The first step in choosing a microwave oven is determining how many people will be feasting on the results at any given time. Consumers who live alone, college students with roommates, and folks who just want to heat up a frozen dinner, can get by with a small microwave oven with less than 1 cubic foot of capacity. Frugal households with more robust demands should opt for a cheap microwave with at least a cubic foot of interior space. Among the top picks on our list, the Panasonic NN-SN651 is the largest, with a capacity of 1.2 cubic feet inside. Internal capacity is loosely associated with external dimensions. Our four top choices are all about 20 inches wide, 12 inches high, and 15 or 16 inches deep.

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These measurements can be misleading, though. Consumer product experts point out that manufacturers include unusable space when specifying capacity, so it's a good idea to test out a favorite piece of microwave-safe cookware in any model you're considering. (Of course, this means getting to a store with cookware in hand.) When deciding where to put the microwave oven, make sure there's clearance above and around the unit. Experts say at least 2 inches in the back is necessary if the microwave is going into a cabinet.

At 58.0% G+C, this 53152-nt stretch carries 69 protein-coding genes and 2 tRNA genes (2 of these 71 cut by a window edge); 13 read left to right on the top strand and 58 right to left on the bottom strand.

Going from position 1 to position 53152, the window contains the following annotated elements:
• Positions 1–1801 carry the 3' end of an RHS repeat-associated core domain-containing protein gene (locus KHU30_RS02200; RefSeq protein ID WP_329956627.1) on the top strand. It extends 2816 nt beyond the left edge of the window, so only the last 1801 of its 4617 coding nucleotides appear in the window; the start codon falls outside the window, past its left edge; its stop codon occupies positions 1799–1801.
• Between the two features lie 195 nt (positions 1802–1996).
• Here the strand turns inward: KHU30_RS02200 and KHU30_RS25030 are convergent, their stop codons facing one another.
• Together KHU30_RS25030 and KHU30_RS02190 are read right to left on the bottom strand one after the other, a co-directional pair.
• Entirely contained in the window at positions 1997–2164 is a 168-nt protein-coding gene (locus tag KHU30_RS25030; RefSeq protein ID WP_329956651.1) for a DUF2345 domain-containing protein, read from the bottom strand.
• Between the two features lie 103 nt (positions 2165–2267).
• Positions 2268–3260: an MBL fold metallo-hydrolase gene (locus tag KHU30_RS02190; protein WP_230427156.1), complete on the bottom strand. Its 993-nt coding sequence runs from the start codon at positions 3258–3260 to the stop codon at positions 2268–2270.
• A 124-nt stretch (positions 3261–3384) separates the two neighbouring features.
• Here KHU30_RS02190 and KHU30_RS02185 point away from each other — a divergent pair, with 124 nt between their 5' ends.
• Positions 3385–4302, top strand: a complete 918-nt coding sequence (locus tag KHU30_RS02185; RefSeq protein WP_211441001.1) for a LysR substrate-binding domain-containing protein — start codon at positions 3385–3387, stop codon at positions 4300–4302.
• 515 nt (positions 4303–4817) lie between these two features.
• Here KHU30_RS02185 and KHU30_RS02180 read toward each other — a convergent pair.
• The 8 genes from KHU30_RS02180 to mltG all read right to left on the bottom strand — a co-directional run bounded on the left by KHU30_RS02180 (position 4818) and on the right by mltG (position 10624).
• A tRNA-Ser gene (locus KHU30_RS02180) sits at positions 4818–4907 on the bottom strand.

Cooking Power.

Power in a microwave is measured in watts, and mid-size microwave ovens need at least 1,000 watts of power to heat food quickly. Fortunately, there's no need to sacrifice power just because you're being economical. Our top picks boast 1,000 to 1,200 watts of power.

You don't always need to operate at full throttle, however, and the best cheap microwave ovens come with 10 power levels that suit different cooking tasks. Each setting represents the amount of time that the magnetron (the component that converts electrons into microwaves) cycles on and off. If you're at level 5, say, the unit produces microwaves 50 percent of the time and is passive the other 50 percent. Alternatively, you can rely on a one-touch cooking button that eliminates the guesswork in deciding how much power to use.

One-Touch Buttons and Sensors.

Microwaves have come a long way since the single-function on/off-button days. Even cheap countertop microwaves now have settings pre-programmed to achieve certain ends with the touch of a button: cook rice, fresh vegetables, or pizza, say, or boil water and heat up coffee. Some microwaves, including the top-ranked Panasonic NN-SN651, have a sensor that automatically controls power levels and calculates the proper cooking times for various foods, based on the presence (or absence) of steam.